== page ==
Finally a 5 for a non-fiction read! Not since Moneyball : The Art of Winning an Unfair Game and Seabiscuit: An American Legend have we had a sports book this good! This story about the University of Washington crew team that won gold at the 1936 Olympics is fantastic and oh so much more than a book about crew, sports, or merely nine guys. It cover the depression, collegiate crew, Leni Riefenstahl's role in the rise of Nazi power, emergent of the Western states, and the magic that can happen when ...more
Jul 06, 2016 Jeannie rated it really liked it  ·  review of another edition
Shelves: non-fiction, 2016
I struggled with this book and set it down a couple of times, it just wasn't holding my attention. This time I read it with my book club so I really wanted to finish it and I am very glad I did. There are parts that are detailed and slow and parts where the pages don't turn fast enough. I ended up loving it, such a great story! I would recommend this book to everyone.
Jun 02, 2015 Michael rated it it was amazing
Shelves: audio-book, 2015
Surely one of the best books I've read, and undoubtedly one of the finest audiobooks ever produced. Without any bells, whistles, or voices, Edward Hermann magnificently narrates the story of 9 ordinary kids and their extraordinary path to Olympic gold.

It's one of those rare works of non-fiction: one that told me the whole story, and yet left me wanting to find out so much more.
Jul 11, 2016 Britany rated it it was ok
Shelves: non-fiction
I'm going to start off by saying that I'm in the minority on this one, and I'm ok with that.

I felt like I was rowing through the Nile River getting through this book. I wanted it to be great, I wanted it to read like a narrative story, and most of all, I wanted to connect to the characters. I mean, who wouldn't love poor Joe Rantz- a guy that comes from nothing and literally gets left behind by his family- succeed at something?? The story at small points held my interest, and the last chapter w
Jul 25, 2015 ☮Karen rated it really liked it
Such an inspiring story of how the boys from the University of Washington rowing team worked their way to the 1936 Olympics. Spanning about three years, it skillfully illustrates determination, drive, teamwork, and so much more.

The back story of Joe Rantz, one of the rowers who will earn a spot on the Olympic rowing team, captured my heart. Despite his father and step-mother abandoning him as a teenager, Joe refused to let anger or bitterness take over his thoughts. He had to learn to survive i
Diane Barnes
Sep 12, 2015 Diane Barnes rated it really liked it
Shelves: book-club-2015
It's been on the paperback bestseller lists for months, one of the high schools in my area has assigned it for sophomore reading, I've been told by countless people that I should read it, and still, it took a bookclub assignment to get me into this book. This is why I love bookclubs; the members open up reading doors that I never would have walked through myself.

Here we have not only the story of the nine men from the University of Washington who won the 1936 Olympic Gold Medal for rowing at the
Nancy Oakes
Mar 10, 2015 Nancy Oakes rated it it was amazing
Shelves: nonfiction, history

Considering that I'm not at all a sports person, it seems odd to me that I would even be reading a book about the University of Washington crew team. I didn't know what to expect, but after reading the first chapter I was totally hooked. It only got better from there. The brief review is this: I loved this very well-written, carefully-researched and compelling book, and the bottom line is that it's one I can recommend very highly -- a book that absolutely should not be missed. You don't have to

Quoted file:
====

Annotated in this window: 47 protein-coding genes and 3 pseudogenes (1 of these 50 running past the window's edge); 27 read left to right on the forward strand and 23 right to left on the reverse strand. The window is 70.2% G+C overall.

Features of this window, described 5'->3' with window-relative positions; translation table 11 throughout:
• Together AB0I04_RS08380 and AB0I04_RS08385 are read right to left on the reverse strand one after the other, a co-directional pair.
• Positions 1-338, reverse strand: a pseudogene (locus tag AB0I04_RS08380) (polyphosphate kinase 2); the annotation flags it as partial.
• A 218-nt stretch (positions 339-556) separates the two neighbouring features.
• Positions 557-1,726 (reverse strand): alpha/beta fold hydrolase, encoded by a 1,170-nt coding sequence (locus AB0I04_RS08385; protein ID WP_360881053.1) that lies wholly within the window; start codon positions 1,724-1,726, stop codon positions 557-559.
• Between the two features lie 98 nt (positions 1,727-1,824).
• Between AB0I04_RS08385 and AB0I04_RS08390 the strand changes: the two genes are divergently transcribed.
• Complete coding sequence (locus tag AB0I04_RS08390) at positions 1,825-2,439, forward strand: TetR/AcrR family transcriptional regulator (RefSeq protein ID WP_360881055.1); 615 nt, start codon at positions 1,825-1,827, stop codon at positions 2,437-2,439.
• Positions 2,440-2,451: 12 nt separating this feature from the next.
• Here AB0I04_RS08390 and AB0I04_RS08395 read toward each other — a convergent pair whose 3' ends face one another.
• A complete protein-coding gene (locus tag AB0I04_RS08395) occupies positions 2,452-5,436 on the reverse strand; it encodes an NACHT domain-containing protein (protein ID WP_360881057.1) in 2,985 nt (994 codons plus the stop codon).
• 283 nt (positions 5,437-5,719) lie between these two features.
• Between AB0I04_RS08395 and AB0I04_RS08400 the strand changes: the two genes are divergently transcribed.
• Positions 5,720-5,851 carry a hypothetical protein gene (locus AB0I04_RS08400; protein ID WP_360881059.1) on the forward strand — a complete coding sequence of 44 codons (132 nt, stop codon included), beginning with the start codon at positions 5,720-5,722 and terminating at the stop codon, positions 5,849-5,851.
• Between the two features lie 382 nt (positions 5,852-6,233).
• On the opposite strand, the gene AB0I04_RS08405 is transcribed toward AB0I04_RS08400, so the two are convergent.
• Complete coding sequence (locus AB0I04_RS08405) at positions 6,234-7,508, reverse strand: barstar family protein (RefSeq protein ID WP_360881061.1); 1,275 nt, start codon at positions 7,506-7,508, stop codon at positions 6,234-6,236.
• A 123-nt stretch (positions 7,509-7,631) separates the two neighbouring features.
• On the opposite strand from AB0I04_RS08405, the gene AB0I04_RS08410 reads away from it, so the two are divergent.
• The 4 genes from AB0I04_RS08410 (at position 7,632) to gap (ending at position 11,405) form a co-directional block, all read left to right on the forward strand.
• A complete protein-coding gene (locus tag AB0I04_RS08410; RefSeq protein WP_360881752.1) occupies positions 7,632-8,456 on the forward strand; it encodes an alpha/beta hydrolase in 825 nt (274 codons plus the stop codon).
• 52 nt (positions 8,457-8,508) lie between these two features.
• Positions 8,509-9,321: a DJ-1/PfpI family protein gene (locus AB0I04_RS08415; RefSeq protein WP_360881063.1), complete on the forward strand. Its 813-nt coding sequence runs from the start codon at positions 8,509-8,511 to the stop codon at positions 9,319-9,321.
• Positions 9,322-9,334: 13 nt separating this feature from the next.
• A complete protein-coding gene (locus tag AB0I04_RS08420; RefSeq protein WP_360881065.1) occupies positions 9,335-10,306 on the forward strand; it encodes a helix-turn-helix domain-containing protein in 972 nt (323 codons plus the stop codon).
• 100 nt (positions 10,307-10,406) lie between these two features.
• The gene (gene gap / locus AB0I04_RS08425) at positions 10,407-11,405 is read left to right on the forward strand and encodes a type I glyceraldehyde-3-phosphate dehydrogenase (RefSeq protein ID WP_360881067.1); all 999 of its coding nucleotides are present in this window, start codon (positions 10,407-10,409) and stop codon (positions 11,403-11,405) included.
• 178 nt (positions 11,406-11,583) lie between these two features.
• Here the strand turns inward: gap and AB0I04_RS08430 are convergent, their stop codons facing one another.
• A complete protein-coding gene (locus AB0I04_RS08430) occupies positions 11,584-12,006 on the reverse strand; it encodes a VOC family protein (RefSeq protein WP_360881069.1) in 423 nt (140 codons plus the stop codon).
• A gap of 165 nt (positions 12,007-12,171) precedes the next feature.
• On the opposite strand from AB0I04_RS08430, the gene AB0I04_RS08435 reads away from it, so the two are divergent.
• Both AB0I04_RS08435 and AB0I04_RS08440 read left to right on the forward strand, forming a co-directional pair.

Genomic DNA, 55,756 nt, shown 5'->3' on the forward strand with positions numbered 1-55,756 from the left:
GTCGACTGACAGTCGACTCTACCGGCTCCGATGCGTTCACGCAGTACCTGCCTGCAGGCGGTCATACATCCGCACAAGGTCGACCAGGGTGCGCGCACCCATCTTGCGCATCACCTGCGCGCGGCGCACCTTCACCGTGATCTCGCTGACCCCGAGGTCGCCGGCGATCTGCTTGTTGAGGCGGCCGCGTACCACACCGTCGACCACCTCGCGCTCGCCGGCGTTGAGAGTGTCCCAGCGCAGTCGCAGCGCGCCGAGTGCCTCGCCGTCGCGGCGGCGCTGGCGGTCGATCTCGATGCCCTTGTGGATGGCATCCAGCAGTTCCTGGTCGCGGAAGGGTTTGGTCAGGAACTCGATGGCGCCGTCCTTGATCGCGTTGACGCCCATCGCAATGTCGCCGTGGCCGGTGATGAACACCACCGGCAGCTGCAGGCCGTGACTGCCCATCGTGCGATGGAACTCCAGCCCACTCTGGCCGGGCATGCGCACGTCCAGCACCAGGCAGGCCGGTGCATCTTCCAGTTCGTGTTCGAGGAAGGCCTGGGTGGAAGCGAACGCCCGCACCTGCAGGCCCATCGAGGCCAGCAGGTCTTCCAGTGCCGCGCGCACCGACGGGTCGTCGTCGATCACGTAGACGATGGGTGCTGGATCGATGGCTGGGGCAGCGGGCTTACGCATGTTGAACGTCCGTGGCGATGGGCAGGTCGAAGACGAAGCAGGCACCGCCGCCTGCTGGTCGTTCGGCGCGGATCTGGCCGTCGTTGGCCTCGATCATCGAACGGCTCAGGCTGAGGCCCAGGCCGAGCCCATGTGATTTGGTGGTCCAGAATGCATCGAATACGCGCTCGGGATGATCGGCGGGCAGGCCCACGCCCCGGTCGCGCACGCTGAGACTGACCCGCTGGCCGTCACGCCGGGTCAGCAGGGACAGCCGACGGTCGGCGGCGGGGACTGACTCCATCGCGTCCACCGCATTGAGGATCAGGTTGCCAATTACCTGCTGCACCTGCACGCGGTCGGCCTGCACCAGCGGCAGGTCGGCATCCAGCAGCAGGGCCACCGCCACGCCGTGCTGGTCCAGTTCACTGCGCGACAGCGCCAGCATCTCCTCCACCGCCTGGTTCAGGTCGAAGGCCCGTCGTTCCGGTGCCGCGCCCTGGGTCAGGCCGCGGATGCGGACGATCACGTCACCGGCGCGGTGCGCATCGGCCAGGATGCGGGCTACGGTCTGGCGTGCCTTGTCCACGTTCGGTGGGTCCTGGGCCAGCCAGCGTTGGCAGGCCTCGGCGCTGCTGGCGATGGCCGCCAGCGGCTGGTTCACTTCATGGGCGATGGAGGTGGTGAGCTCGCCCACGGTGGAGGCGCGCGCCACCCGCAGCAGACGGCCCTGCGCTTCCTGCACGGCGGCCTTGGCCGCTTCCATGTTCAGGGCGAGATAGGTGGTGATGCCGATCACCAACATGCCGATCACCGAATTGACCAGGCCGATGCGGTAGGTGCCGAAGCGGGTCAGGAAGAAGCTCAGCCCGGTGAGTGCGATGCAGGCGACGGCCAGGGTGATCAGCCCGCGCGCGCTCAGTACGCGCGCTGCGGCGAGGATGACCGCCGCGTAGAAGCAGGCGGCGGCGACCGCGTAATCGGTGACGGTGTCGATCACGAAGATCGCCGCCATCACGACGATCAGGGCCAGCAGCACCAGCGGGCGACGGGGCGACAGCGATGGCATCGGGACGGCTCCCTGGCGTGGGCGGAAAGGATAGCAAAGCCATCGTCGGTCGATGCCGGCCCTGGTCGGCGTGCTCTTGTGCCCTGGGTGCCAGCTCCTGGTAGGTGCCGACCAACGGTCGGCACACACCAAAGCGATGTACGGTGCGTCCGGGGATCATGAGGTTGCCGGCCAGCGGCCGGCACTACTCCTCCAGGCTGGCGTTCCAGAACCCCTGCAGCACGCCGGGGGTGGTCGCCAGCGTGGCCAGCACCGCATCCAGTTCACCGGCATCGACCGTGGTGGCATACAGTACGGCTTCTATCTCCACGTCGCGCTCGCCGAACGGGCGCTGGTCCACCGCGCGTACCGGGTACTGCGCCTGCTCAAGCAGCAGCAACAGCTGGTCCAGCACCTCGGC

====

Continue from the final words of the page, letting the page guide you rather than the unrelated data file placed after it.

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This starts out with a prologue that ends in chills. Brown does an immense job illustrating the life of Joe Rantz and his crew, as week as detailed descriptions of what it takes to row on a team. Peppered into the mix are the surrounding coaching personalities, home lives and world events leading up to the Berlin Olympics. Really the only negative thing I can day is that at times it gets a bit long winded and slow to
I know I'm in the minority but reading about boat building and racing is kind of like watching paint dry. My three star rating is because this was written well I just didn't care for the subject.
Jun 14, 2014 Mike rated it it was amazing
5 Olympic Stars for this superb tale from the days of the Great Depression just before WWII. Nine young men from the Pacific Northwest fight their way to an Olympic Gold Medal but when you read the book, you will be on the edge of your seat for every race as the nail-biting tension builds.

The Boys in the Boat: Nine Americans and Their Epic Quest for Gold at the 1936 Berlin Olympics is mainly told through the experiences of Joe Rantz, a young man who endures hardships that will amaze you. Many of
Christi Tulenko
Jan 23, 2014 Christi Tulenko rated it it was amazing
Shelves: favorites
If Olympic medals were given for storytelling skills, Daniel James Brown would certainly get the gold medal, that’s for sure! A beautifully written non-fiction book that reads like a fiction..

Daniel James Brown tells the story of nine boys, all from underprivileged backgrounds, all working class boys from Washington State, working as lumberjacks, farmers and quarrymen to earn enough money to put themselves through school. True sons of the Great Depression. The focal character is Joe Rantz, whose
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Daniel James Brown fell in love with the written word when he was five and his mother first read Danny and the Dinosaur to him. Since then he has earned a BA in English from the University of California at Berkeley and an MA in English from UCLA. He has taught writing at San Jose State University and Stanford University and now lives in the country east of Redmond, Washington, where he writes nonf ...more
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“It takes energy to get angry. It eats you up inside. I can't waste my energy like that and expect to get ahead. When they left, it took everything I had in me just to survive. Now I have to stay focused. I've just gotta take care of it myself' Joe Rantz” 37 likes
“It’s not a question of whether you will hurt, or of how much you will hurt; it’s a question of what you will do, and how well you will do it, while pain has her wanton way with you.” 36 likes